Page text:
By Ross Markman
Two months into my Montana experience, I miss my family, friends and hometown, but there's nothing I'm more homesick for than my favorite food, the staple of Philadelphia cuisine, the reason people flock to the City of Brotherly Love: the cheesesteak.
Drenched in a pool of sticky cheese and engulfed by an extra large torpedo roll, the Philly cheesesteak isn't just a grease-soaked sandwich, it's a food group.
Nothing in this world compares to its aroma, a smell so intoxicating, Philadelphians are routinely arrested for driving under its influence.
Those extra chunks of meat. That glistening cheese. The crunchy roll, yet soft on the inside.
Makes you hungry. Makes me want to buy a plane ticket.
I've asked my friends if it's possible to overnight a cheesesteak. I'm sure UPS or FedEx has a heated box specifically designed for the shipping of Philadelphia foods.
Money is no object here. I'll spare no expense to acquire even one morsel of a Philly cheesesteak.
You have no idea how much I miss Pat's and Geno's and Jim's. And these guys aren't my uncles. They're Philly steak joints.
I pine for Mara's and Steve's and Tony Luke's, once again none of whom are relatives.
And it's not just the sandwich I miss. I have a hunger for the atmosphere and the mayhem that ensues when the grill guy is too slow or shortchanges you on Cheeze Whiz, the not-so-secret ingredient to a South Philly cheesesteak.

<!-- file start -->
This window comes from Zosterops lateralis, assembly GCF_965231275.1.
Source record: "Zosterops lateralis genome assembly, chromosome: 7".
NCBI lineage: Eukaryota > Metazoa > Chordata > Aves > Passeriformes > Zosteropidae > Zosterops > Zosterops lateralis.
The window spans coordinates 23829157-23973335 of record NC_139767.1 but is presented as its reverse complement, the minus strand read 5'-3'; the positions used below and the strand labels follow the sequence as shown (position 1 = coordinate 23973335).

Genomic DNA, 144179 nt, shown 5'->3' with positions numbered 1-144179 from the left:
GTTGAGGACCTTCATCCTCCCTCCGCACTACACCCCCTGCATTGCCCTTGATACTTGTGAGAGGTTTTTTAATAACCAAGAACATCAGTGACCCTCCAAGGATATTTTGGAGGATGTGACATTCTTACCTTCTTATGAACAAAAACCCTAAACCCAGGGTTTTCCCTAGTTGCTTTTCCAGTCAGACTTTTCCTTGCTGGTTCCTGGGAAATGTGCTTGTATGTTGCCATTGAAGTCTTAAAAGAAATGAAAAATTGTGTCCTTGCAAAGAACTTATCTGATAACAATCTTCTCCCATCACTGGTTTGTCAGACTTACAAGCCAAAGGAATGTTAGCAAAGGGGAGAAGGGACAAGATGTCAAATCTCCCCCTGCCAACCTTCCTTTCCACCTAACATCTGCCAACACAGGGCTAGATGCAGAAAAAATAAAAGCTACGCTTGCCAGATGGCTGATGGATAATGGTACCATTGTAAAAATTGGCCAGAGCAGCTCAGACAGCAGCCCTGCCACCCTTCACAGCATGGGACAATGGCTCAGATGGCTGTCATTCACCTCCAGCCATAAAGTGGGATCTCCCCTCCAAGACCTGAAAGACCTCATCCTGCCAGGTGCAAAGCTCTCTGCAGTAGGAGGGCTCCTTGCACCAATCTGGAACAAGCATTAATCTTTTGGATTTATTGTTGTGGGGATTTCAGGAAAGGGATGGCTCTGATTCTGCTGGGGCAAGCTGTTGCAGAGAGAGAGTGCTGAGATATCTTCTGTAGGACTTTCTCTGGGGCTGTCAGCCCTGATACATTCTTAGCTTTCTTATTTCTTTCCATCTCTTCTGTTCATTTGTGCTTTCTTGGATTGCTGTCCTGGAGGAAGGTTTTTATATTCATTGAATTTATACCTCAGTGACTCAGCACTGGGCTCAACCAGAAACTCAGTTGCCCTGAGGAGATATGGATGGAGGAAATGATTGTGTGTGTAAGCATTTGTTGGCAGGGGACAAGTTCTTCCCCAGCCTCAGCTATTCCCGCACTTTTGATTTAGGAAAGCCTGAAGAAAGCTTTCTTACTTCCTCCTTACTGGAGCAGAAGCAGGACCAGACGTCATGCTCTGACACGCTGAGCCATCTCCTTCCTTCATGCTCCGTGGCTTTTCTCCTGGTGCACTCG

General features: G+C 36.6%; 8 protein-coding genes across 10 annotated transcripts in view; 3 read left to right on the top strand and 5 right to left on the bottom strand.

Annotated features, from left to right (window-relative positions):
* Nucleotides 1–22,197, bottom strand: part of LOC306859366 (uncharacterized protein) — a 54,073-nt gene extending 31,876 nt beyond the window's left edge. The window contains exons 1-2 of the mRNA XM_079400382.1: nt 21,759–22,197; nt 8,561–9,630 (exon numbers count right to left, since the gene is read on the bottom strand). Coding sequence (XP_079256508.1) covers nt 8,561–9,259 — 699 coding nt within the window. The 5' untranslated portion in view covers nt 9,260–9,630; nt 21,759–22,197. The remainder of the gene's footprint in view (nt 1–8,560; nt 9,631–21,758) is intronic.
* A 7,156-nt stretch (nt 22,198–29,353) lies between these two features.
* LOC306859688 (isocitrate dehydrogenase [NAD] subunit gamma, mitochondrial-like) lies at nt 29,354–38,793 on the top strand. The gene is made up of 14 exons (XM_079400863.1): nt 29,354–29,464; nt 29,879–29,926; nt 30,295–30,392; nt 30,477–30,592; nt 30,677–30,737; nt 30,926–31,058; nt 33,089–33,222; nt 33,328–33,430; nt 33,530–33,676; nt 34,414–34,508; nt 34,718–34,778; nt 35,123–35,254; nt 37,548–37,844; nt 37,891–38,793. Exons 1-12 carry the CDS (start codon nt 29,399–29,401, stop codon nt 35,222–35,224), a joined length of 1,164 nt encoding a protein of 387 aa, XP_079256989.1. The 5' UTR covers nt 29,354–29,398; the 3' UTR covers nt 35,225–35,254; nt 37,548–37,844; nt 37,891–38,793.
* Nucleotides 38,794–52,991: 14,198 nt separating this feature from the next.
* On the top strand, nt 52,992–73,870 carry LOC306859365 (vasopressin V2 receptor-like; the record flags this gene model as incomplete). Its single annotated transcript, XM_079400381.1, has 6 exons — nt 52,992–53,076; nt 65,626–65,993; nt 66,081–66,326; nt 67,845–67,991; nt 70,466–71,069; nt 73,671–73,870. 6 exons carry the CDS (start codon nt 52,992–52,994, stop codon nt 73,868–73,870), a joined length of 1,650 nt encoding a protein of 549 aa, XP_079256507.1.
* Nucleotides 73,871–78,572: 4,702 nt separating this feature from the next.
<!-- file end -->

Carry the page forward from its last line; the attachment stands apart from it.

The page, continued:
Philly steak places like Jim's are virtual celebrity meccas. Over the years, I've stood in line behind (former Batman) Adam West, ogled a former Miss America seated at a nearby table and was once forced to wait outside as Al Gore finished his sandwich.
And at Geno's and Pat's, 24-hour cheese-steak havens sitting on opposite corners in South Philadelphia, rumor has it Allen Iverson is a frequent visitor, and I swear, I once saw that guy formerly known as Prince there, chomping on a cheesesteak with his entourage.
So, I have a request, actually a challenge, for the restaurants of Havre. Make me a good cheesesteak.
I dare you.
I'm not expecting the same Philly flavor, but you know I'll compare. Remember now, I've had the best. It's all I know.
So don't insult me, and try to pawn off any Steak-um, meat substitute or vegetarian soy-stuff as the real thing.
I'd rather eat my fist.
And just so you know, I'm to picky eaters what Michael Jordan is to basketball. If being finicky with food were an athletic contest, I would transcend my sport.
So, no mushrooms, peppers, onions or any other extraneous items on the sandwich, please. In fact, let's go real simple no cheese.
I'm not planning to visit home until May, and I'm not sure if I can make it until then without a Philly steak fix.
Hopefully, I'll survive.
Unless, of course, I have a hankering for a Philly soft pretzel.